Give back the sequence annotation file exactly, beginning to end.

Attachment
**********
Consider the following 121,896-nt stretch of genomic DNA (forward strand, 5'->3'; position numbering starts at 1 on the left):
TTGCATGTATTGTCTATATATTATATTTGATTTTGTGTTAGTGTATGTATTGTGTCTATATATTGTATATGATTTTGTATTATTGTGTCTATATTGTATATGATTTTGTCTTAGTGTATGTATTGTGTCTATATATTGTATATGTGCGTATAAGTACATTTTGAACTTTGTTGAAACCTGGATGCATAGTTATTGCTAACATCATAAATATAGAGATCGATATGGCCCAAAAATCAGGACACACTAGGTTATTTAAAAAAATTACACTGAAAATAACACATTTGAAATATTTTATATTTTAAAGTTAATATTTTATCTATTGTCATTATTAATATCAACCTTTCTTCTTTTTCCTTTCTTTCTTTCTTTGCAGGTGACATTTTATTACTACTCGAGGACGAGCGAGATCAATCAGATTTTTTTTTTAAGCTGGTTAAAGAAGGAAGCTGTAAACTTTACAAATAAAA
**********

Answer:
Consider the following 121,896-nt stretch of genomic DNA (forward strand, 5'->3'; position numbering starts at 1 on the left):
TTGCATGTATTGTCTATATATTATATTTGATTTTGTGTTAGTGTATGTATTGTGTCTATATATTGTATATGATTTTGTATTATTGTGTCTATATTGTATATGATTTTGTCTTAGTGTATGTATTGTGTCTATATATTGTATATGTGCGTATAAGTACATTTTGAACTTTGTTGAAACCTGGATGCATAGTTATTGCTAACATCATAAATATAGAGATCGATATGGCCCAAAAATCAGGACACACTAGGTTATTTAAAAAAATTACACTGAAAATAACACATTTGAAATATTTTATATTTTAAAGTTAATATTTTATCTATTGTCATTATTAATATCAACCTTTCTTCTTTTTCCTTTCTTTCTTTCTTTGCAGGTGACATTTTATTACTACTCGAGGACGAGCGAGATCAATCAGATTTTTTTTTTAAGCTGGTTAAAGAAGGAAGCTGTAAACTTTACAAATAAAA